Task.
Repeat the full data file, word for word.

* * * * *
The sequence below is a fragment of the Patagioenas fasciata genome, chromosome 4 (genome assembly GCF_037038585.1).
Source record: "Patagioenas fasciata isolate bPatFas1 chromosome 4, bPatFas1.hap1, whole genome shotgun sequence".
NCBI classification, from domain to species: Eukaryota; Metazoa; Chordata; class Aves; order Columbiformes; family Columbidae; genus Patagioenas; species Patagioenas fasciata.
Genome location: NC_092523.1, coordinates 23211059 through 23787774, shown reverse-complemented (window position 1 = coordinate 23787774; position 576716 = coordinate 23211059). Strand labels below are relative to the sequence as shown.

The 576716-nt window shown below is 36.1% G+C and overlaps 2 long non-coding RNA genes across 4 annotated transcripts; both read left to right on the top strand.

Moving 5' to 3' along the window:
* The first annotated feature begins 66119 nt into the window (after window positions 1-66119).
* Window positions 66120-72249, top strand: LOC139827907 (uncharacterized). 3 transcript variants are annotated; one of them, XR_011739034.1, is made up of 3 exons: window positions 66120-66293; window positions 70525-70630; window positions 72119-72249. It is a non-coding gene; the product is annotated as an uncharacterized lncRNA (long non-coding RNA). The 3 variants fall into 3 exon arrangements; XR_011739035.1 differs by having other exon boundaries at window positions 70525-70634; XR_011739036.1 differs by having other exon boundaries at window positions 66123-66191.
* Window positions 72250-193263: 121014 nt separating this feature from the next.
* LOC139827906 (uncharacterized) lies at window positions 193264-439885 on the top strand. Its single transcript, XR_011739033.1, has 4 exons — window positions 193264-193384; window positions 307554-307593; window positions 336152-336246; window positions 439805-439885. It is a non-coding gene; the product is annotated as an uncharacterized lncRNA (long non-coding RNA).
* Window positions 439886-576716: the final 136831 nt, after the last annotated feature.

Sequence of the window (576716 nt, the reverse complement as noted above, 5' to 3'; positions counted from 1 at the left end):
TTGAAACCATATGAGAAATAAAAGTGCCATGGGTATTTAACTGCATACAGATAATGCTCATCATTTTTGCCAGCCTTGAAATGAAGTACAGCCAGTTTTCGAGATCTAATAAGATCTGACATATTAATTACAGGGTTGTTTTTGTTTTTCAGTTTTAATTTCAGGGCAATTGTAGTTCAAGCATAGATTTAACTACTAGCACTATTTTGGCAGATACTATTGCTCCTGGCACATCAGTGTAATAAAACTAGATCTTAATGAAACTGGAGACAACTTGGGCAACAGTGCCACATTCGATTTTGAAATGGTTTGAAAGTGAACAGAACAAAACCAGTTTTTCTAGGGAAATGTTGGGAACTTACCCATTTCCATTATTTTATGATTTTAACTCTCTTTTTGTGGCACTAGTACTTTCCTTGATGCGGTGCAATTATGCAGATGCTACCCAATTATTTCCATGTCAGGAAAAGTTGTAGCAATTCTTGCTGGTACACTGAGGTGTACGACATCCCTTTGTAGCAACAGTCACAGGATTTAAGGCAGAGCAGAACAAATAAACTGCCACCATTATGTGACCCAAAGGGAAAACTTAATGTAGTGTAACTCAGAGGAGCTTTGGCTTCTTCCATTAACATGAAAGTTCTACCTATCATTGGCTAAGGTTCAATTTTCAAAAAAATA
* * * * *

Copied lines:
The sequence below is a fragment of the Patagioenas fasciata genome, chromosome 4 (genome assembly GCF_037038585.1).
Source record: "Patagioenas fasciata isolate bPatFas1 chromosome 4, bPatFas1.hap1, whole genome shotgun sequence".
NCBI classification, from domain to species: Eukaryota; Metazoa; Chordata; class Aves; order Columbiformes; family Columbidae; genus Patagioenas; species Patagioenas fasciata.
Genome location: NC_092523.1, coordinates 23211059 through 23787774, shown reverse-complemented (window position 1 = coordinate 23787774; position 576716 = coordinate 23211059). Strand labels below are relative to the sequence as shown.

The 576716-nt window shown below is 36.1% G+C and overlaps 2 long non-coding RNA genes across 4 annotated transcripts; both read left to right on the top strand.

Moving 5' to 3' along the window:
* The first annotated feature begins 66119 nt into the window (after window positions 1-66119).
* Window positions 66120-72249, top strand: LOC139827907 (uncharacterized). 3 transcript variants are annotated; one of them, XR_011739034.1, is made up of 3 exons: window positions 66120-66293; window positions 70525-70630; window positions 72119-72249. It is a non-coding gene; the product is annotated as an uncharacterized lncRNA (long non-coding RNA). The 3 variants fall into 3 exon arrangements; XR_011739035.1 differs by having other exon boundaries at window positions 70525-70634; XR_011739036.1 differs by having other exon boundaries at window positions 66123-66191.
* Window positions 72250-193263: 121014 nt separating this feature from the next.
* LOC139827906 (uncharacterized) lies at window positions 193264-439885 on the top strand. Its single transcript, XR_011739033.1, has 4 exons — window positions 193264-193384; window positions 307554-307593; window positions 336152-336246; window positions 439805-439885. It is a non-coding gene; the product is annotated as an uncharacterized lncRNA (long non-coding RNA).
* Window positions 439886-576716: the final 136831 nt, after the last annotated feature.

Sequence of the window (576716 nt, the reverse complement as noted above, 5' to 3'; positions counted from 1 at the left end):
TTGAAACCATATGAGAAATAAAAGTGCCATGGGTATTTAACTGCATACAGATAATGCTCATCATTTTTGCCAGCCTTGAAATGAAGTACAGCCAGTTTTCGAGATCTAATAAGATCTGACATATTAATTACAGGGTTGTTTTTGTTTTTCAGTTTTAATTTCAGGGCAATTGTAGTTCAAGCATAGATTTAACTACTAGCACTATTTTGGCAGATACTATTGCTCCTGGCACATCAGTGTAATAAAACTAGATCTTAATGAAACTGGAGACAACTTGGGCAACAGTGCCACATTCGATTTTGAAATGGTTTGAAAGTGAACAGAACAAAACCAGTTTTTCTAGGGAAATGTTGGGAACTTACCCATTTCCATTATTTTATGATTTTAACTCTCTTTTTGTGGCACTAGTACTTTCCTTGATGCGGTGCAATTATGCAGATGCTACCCAATTATTTCCATGTCAGGAAAAGTTGTAGCAATTCTTGCTGGTACACTGAGGTGTACGACATCCCTTTGTAGCAACAGTCACAGGATTTAAGGCAGAGCAGAACAAATAAACTGCCACCATTATGTGACCCAAAGGGAAAACTTAATGTAGTGTAACTCAGAGGAGCTTTGGCTTCTTCCATTAACATGAAAGTTCTACCTATCATTGGCTAAGGTTCAATTTTCAAAAAAATA